“The Gorom refugee camp is very close to the capital, they are supposed to be a little bit far,  in fact they have told us to relocate that camp and we don’t have money to do that but in the long run the Sudanese refugees are going to be transferred to Aweil, that is where we now have established a camp for Sudanese,” he said.

Kuol said that Sudanese who wish to remain in Juba will join other nationalities that are registered as urban refugees.

“It is not only the Sudanese but we have many nationalities staying in Juba as urban refugees. The urban refugees are different from the camp refugees because we only give them protection that is registration and documentation, but they are not provided food so you find them doing business,” he said.

Kuol admitted that some of the Sudanese refugees arrived with diseases such as diabetes, high blood pressure which has become difficult to treat at the health facility in Gorom.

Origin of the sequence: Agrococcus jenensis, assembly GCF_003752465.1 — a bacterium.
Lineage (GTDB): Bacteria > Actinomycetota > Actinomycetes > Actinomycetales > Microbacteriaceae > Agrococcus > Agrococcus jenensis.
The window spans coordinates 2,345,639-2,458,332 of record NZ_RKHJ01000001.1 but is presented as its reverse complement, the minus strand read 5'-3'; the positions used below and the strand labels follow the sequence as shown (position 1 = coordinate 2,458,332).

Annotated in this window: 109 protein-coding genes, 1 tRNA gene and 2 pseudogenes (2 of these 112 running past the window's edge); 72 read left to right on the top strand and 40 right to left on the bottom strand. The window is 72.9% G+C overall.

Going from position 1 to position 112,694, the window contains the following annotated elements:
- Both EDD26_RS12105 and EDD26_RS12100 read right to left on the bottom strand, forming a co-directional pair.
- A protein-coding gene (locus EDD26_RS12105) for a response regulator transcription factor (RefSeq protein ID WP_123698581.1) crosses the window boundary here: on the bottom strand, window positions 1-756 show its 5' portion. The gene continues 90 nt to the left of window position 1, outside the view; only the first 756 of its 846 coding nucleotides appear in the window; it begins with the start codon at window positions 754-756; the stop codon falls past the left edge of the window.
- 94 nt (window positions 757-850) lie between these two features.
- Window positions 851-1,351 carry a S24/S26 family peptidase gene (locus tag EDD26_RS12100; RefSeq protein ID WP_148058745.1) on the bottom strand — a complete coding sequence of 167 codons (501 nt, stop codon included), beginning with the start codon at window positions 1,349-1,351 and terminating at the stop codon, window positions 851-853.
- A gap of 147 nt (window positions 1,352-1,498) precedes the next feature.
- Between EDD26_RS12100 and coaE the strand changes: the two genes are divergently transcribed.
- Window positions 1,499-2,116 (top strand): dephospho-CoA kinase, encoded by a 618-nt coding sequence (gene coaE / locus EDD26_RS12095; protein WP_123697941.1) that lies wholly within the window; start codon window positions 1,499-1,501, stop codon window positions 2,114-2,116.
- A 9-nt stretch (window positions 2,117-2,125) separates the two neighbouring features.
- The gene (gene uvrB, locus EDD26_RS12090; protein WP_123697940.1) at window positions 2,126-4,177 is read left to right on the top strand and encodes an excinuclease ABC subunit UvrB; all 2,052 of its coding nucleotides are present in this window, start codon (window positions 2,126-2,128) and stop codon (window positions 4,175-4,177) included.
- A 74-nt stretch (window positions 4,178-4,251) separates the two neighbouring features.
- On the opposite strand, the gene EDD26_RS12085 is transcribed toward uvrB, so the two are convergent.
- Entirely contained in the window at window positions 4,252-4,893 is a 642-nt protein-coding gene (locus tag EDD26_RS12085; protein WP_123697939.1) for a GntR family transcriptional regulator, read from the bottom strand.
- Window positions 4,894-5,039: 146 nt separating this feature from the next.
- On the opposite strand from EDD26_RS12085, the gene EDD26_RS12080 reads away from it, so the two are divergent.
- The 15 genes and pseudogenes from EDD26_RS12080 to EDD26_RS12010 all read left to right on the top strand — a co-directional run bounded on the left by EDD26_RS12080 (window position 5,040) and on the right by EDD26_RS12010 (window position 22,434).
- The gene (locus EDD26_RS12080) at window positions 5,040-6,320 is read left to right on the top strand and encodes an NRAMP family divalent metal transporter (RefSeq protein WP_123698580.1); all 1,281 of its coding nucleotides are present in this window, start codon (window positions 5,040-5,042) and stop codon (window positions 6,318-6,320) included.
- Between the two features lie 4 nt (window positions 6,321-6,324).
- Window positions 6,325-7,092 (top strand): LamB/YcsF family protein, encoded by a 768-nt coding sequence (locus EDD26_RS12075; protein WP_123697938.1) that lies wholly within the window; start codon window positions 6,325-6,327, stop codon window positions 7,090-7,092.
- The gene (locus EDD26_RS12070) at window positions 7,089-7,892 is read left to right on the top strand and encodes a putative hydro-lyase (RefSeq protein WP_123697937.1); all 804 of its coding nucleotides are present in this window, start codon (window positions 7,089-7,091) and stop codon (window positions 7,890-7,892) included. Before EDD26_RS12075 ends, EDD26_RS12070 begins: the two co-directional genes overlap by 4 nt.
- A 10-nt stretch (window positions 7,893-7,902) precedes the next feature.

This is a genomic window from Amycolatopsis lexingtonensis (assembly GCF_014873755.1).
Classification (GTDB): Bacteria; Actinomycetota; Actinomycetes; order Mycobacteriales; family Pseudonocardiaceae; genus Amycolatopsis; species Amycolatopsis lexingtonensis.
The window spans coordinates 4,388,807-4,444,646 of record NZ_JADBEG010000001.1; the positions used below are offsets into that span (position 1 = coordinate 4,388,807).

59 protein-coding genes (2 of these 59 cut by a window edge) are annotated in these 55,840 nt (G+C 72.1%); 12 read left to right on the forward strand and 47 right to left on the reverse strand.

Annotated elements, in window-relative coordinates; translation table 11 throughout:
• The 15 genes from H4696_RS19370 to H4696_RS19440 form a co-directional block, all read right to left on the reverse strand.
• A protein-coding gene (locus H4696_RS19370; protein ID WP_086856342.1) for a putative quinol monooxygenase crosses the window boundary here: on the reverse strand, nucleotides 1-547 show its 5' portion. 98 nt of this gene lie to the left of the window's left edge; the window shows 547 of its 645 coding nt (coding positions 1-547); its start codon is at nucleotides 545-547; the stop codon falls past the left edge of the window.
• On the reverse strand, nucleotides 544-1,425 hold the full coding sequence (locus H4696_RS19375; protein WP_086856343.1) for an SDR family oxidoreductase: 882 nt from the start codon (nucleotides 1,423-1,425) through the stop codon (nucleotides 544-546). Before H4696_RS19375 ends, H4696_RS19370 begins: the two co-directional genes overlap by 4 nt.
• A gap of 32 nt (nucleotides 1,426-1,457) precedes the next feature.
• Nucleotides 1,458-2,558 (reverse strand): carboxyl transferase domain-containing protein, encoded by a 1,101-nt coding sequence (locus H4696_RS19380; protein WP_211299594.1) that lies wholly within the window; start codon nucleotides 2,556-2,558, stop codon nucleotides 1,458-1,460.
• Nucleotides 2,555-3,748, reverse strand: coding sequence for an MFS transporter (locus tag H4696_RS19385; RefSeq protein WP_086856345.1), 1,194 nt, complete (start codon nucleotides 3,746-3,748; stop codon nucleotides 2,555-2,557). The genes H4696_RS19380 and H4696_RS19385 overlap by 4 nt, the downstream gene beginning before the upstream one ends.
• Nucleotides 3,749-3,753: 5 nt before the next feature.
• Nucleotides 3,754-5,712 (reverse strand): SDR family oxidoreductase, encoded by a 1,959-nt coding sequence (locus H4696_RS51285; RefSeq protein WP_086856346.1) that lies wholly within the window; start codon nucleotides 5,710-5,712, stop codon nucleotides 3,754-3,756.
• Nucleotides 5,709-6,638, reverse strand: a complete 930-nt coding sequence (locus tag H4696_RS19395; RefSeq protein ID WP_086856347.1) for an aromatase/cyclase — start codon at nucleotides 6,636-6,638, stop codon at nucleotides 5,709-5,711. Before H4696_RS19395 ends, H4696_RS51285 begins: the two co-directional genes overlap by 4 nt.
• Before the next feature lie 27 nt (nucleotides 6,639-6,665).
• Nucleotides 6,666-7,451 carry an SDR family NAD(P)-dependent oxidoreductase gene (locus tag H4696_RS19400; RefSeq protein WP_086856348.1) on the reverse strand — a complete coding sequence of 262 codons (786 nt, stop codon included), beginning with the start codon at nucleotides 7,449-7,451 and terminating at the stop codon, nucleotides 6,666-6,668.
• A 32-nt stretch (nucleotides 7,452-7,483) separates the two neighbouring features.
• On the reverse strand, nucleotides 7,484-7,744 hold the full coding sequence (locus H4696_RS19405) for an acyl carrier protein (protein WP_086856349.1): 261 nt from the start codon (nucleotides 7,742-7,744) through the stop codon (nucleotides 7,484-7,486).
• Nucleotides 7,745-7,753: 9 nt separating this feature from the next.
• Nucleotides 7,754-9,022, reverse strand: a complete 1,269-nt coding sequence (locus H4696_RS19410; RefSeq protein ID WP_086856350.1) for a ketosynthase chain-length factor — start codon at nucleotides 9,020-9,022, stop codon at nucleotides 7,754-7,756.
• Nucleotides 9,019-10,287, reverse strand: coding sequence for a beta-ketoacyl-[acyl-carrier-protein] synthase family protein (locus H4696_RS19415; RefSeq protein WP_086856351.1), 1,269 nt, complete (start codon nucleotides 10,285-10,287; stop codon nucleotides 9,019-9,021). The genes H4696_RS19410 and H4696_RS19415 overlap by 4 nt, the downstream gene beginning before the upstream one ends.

“Those cases were not many at the beginning. I know there is a big challenge but there is going to be an improvement next year,” he said.

Kuol said that the World Food Programme (WFP) due to funding shortfall is providing refugees food ration that cannot last for longer period.

“Food which is supposed to last for 15 days, the WFP wants it to last for 30 days,” said Kuol.

He said initially Gorom refugee settlement was designed to accommodate about 3,000 people, adding the number has increased of recent to more than 10,000.

“The facilities which are there are not enough but we have provided more than three boreholes to add to the existing water points,” said Kuol.

The presence of refugees in Gorom has helped transform the once empty and sleepy rural area with several shops, restaurants and other commercial activities springing up.